Skip to main content

Thank you for visiting nature.com. You are using a browser version with limited support for CSS. To obtain the best experience, we recommend you use a more up to date browser (or turn off compatibility mode in Internet Explorer). In the meantime, to ensure continued support, we are displaying the site without styles and JavaScript.

Nitric oxide release accounts for the biological activity of endothelium-derived relaxing factor

Abstract

Endothelium-derived relaxing factor (EDRF) is a labile humoral agent which mediates the action of some vasodilators. Nitrovasodi-lators, which may act by releasing nitric oxide (NO), mimic the effect of EDRF and it has recently been suggested by Furchgott1 that EDRF may be NO. We have examined this suggestion by studying the release of EDRF and NO from endothelial cells in culture. NO was determined as the chemiluminescent product of its reaction with ozone2. The biological activity of EDRF and of NO was measured by bioassay3. The relaxation of the bioassay tissues induced by EDRF was indistinguishable from that induced by NO. Both substances were equally unstable. Bradykinin caused concentration-dependent release of NO from the cells in amounts sufficient to account for the biological activity of EDRF. The relaxations induced by EDRF and NO were inhibited by haemoglobin and enhanced by superoxide dismutase to a similar degree. Thus NO released from endothelial cells is indistinguishable from EDRF in terms of biological activity, stability, and susceptibility to an inhibitor and to a potentiator. We suggest that EDRF and NO are identical.

This is a preview of subscription content

Access options

Buy article

Get time limited or full article access on ReadCube.

$32.00

All prices are NET prices.

References

  1. 1. Furchgott, R. F. in Mechanisms of Vasodilatation Vol. IV (ed. Vanhoutte, P. M.) (Raven, New York, in the press). 2. Downes, M. J., Edwards, M. W., Elsey, T. S. & Walters, C. L. Analyst 101, 742–748 (1976). 3. Gryglewski, R. J., Moncada, S. & Palmer, R. M. J. Br. J. Pharmac 87, 685–694 (1986). 4. Griffith, T. M., Edwards, D. H., Lewis, M. J., Newby, A. C. & Henderson, A. H. Nature 308, 645–647 (1984). 5. Forstermann, U., Trogisch, G. & Busse, R. Eur. J. Pharmac. 106, 639–643 (1985). 6. Cocks, T. M. & Angus, J. A. in Vascular Neuroeffector Mechanisms (eds Bevan, J. A., Godfraind, T., Maxwell, R. A., Stoclet, J. C. & Worcel, M.) 131–136 (Elsevier, Amsterdam, 1985). 7. Martin, W., Villani, G. M., Jothianandan, D. & Furchgott, R. F. / Pharmac. exp. Ther. 232, 708–716 (1985). 8. Gibson, Q. H & Roughton, F. J. W. J. Physiol., Lond. 136, 507–526 (1957). 9. Gryglewski, R. J., Palmer, R. M. J. & Moncada, S. Nature 320, 454–456 (1986). 10. Rubanyi, G. M & Vanhoutte, P. M. Am. J. Physiol. 250, H222–H227 (1986). 11. Dale, H. H. Hull. Johns Hopkins Hosp. 53, 297–347 (1933). 12. Moncada, S., Palmer, R. M. J. & Gryglewski, R. J. Proc. natn. Acad. Sci. U.S.A. 83,9164–9168 (1986). 13. Blough, N. V. & Zafiriou, O. C. Inorg. Chem. 24, 3502–3504 (1985).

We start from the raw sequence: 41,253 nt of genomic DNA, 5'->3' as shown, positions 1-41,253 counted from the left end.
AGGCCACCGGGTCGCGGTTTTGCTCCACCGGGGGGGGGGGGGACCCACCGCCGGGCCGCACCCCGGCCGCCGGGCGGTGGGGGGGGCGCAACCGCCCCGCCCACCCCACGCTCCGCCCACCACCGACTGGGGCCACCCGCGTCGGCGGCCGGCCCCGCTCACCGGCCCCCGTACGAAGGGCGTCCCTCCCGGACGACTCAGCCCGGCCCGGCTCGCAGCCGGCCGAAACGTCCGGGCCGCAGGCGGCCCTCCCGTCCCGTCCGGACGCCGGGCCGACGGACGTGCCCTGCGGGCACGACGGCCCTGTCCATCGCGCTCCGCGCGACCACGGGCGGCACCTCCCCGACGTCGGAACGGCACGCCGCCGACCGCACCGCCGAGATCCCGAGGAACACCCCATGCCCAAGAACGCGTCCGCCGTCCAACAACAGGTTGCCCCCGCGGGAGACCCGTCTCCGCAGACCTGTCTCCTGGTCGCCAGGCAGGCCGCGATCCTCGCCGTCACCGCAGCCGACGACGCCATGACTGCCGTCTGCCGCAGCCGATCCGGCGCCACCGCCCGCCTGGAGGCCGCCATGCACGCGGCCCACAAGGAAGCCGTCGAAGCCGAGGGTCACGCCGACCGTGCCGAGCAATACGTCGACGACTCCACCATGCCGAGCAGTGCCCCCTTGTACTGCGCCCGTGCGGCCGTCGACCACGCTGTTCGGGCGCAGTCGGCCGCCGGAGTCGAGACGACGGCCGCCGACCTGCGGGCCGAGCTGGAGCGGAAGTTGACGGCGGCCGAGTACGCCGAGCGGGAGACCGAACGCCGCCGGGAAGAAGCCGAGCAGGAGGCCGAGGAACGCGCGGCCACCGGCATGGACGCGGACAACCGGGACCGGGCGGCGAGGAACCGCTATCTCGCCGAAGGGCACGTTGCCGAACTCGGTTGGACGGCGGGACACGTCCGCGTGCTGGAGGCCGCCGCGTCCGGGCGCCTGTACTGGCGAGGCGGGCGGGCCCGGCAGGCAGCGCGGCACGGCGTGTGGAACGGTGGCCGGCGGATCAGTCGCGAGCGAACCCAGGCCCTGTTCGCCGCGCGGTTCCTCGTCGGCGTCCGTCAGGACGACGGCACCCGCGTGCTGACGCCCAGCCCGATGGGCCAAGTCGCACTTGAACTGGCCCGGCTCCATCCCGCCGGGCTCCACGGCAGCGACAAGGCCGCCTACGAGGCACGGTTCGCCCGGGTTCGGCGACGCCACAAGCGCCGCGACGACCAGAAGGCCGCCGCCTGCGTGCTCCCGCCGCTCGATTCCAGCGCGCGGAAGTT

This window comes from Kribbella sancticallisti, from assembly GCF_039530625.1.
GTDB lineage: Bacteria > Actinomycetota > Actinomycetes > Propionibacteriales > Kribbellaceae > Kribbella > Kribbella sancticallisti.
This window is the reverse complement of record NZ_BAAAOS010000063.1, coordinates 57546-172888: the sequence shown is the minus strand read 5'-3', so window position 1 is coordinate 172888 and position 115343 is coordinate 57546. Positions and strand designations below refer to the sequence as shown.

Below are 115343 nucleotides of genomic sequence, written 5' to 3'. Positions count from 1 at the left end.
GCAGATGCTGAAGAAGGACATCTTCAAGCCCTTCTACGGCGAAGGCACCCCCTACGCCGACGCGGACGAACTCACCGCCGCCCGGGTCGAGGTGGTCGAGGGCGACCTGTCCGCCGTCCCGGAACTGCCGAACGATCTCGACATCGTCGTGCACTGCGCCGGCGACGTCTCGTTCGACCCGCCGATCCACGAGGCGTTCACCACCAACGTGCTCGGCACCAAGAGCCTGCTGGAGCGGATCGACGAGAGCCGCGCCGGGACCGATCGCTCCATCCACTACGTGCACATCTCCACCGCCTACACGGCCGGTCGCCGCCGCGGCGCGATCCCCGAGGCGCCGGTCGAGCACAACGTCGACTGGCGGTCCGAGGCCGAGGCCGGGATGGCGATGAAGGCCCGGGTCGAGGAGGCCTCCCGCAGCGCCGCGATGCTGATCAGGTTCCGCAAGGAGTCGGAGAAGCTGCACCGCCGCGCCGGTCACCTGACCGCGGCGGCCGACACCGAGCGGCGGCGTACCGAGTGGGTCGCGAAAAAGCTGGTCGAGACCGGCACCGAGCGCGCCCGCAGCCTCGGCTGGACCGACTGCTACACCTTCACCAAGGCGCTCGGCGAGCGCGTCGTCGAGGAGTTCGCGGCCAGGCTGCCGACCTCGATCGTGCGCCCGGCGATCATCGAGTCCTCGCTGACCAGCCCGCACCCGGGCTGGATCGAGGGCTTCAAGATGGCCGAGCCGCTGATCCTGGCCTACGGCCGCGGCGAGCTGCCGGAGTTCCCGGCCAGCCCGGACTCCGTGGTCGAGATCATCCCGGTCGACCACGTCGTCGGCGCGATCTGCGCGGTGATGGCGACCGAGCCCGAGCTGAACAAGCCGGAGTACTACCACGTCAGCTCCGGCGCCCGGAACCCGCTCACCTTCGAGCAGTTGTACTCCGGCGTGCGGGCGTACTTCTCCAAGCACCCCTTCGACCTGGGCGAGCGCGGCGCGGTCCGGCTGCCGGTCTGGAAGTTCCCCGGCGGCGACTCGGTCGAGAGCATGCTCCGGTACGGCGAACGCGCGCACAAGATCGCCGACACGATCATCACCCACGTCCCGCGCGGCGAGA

Download references

Author information

Authors and Affiliations

Authors

Rights and permissions

Reprints and Permissions

About this article

Cite this article

Palmer, R., Ferrige, A. & Moncada, S. Nitric oxide release accounts for the biological activity of endothelium-derived relaxing factor. Nature 327, 524–526 (1987). https://doi.org/10.1038/327524a0

Download citation

  • Received:

  • Accepted:

  • Issue Date:

  • DOI: https://doi.org/10.1038/327524a0

Further reading

Comments

By submitting a comment you agree to abide by our Terms and Community Guidelines. If you find something abusive or that does not comply with our terms or guidelines please flag it as inappropriate.

Search

Quick links

Nature Briefing

Sign up for the Nature Briefing newsletter — what matters in science, free to your inbox daily.

Get the most important science stories of the day, free in your inbox. Sign up for Nature Briefing